Manhattan Borough President Gale Brewer released a report yesterday highlighting the fact that Broadway, which runs for 244 blocks from Battery Place to West 220th Street, has 188 vacant storefronts.
“Empty storefronts can sap the vitality from a neighborhood if they are not reoccupied quickly,” Brewer said in a statement accompanying the survey. “The normal ‘invisible hand’ of capitalism—old businesses closing and new ones quickly replacing them—too often doesn’t seem to work in Manhattan. Almost every neighborhood seems to have a storefront that’s been vacant for years.”
Brewer’s office deployed several dozen volunteers on a single Sunday last month to survey the 12.8-mile thoroughfare, which begins in the Financial District and winds its way through bustling swaths of Chinatown, Soho, Greenwich Village and Midtown, as well as sleepy residential blocks in Morningside Heights, Harlem and Inwood.
But the survey fails to include an important bit of context: the number of stores on Broadway.
Cushman & Wakefield was able to provide a somewhat incomplete answer. There are 1,580 storefronts on Broadway between Bowling Green and 146th Street, according to the brokerage. However, it doesn’t track the upper part of Manhattan, so it couldn’t offer data on the northernmost 60 blocks of the island. Based on its data and Brewer’s number, C&W pegs Broadway’s retail vacancy rate at 8.4 percent. Retail brokers contend that isn’t a number worth getting worked up over.
“8.4 percent vacancy sounds a lot less scary than 188 storefronts,” said C&W’s Steven Soutendijk, an executive managing director in the company’s retail group. “It comes out to less than one availability every two blocks. The minute it gets context, it sounds way less frightening and way less of a disaster requiring some kind of intervention from the city government.”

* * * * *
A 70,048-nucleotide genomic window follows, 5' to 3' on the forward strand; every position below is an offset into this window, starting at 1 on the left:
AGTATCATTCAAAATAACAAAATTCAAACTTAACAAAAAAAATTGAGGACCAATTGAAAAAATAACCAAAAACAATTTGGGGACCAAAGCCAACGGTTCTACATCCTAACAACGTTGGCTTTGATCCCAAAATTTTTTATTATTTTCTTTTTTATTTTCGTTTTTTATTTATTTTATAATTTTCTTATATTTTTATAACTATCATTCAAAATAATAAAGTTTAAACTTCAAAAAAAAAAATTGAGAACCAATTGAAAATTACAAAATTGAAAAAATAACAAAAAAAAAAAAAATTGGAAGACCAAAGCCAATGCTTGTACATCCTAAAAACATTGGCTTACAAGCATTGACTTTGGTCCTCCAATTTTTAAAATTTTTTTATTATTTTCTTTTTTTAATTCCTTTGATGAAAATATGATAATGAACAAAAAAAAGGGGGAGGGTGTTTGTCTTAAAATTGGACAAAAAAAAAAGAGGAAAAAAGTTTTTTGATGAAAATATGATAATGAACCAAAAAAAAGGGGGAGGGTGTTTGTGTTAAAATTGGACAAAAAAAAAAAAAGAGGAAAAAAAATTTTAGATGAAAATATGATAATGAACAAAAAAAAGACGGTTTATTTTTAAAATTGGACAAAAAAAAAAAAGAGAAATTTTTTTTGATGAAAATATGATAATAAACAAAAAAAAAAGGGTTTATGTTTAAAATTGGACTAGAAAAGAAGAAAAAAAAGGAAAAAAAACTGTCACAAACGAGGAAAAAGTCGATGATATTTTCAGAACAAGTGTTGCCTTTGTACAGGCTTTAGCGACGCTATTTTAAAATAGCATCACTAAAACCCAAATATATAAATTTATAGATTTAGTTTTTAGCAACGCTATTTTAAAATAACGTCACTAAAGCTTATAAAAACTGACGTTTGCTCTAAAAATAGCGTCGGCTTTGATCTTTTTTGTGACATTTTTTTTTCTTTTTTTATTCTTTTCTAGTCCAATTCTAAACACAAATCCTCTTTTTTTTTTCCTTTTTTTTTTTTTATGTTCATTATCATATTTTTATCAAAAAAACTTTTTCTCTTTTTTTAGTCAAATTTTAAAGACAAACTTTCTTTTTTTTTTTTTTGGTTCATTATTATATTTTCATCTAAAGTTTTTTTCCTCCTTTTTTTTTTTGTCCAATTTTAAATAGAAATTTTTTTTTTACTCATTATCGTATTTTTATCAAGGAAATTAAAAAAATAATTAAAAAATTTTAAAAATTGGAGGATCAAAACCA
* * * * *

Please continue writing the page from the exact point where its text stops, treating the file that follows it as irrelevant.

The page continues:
Soutendijk blamed Brewer for some of the vacancies along Broadway on the Upper West Side. Five years ago, when Brewer was the neighborhood’s city council member, she pushed through a set of zoning rules that capped the width of street-level storefronts on Broadway, Columbus and Amsterdam Avenues to 40 feet. Since the rules were specifically aimed at curbing the spread of bank branches, the policy limited the width of bank storefronts to 25 feet. The zoning limits, which the City Council voted into law in June 2012, apply to Columbus Avenue from West 72nd to West 86th Streets and to Broadway and Amsterdam Avenue from West 72nd to West 110th Streets.
While the restrictions were meant to curb banks and drug stores, they pushed away other large tenants, he argued.
On the other hand, Robin Abrams, a retail broker at Eastern Consolidated, pointed out that market forces may have had a bigger effect on vacancies on the Upper West Side than the zoning change.
“All the banks that were taking 25,000 square feet at high-profile locations are now taking 2,500 square feet,” she explained. “We don’t have all the cell phone stores, we don’t have all the Duane Reades. We have more vacancy because those tenants are not taking as much space.”
But she still thought the storefront size limits were “inappropriate,” because “I don’t think the city should dictate what tenants should go where.”
Brewer’s report actually shows the market is doing better than expected, Abrams argued.
“I don’t find her 188 storefronts on a 200-plus-block corridor alarming,” she said. “I’m pleasantly surprised. I would have thought it would have been much greater.”
The problem that the borough president didn’t highlight, said Abrams, is “shadow vacancy.”
“I think those numbers only reflect the vacant storefronts,” she said. “What you’re not seeing is potentially more alarming. I think there’s shadow vacancy, which is stores that are open and operating but existing tenants are looking to sublet or vacate.”
Jedd Nero, the head of Avison Young’s retail group, blamed the vacancies on sky-high rents.
“There are still plenty of retailers who want to be in Manhattan, but the cost of doing business here is so high that it’s scaring people away,” he said.
Delivery services are also eating away at revenue for food businesses, who are some of the most common tenants in heavily residential areas, he added. And Nero claimed New York State raising the minimum wage to $11 an hour could be hurting restaurants. The wage hike took effect at the end of 2016 and will gradually step up to $15 an hour over the next couple years.
“That’ll have an impact on their bottom line as well, which means they’re going to have to charge more for the food. So that’ll impact customers’ behavior and how much they’ll pay for food.”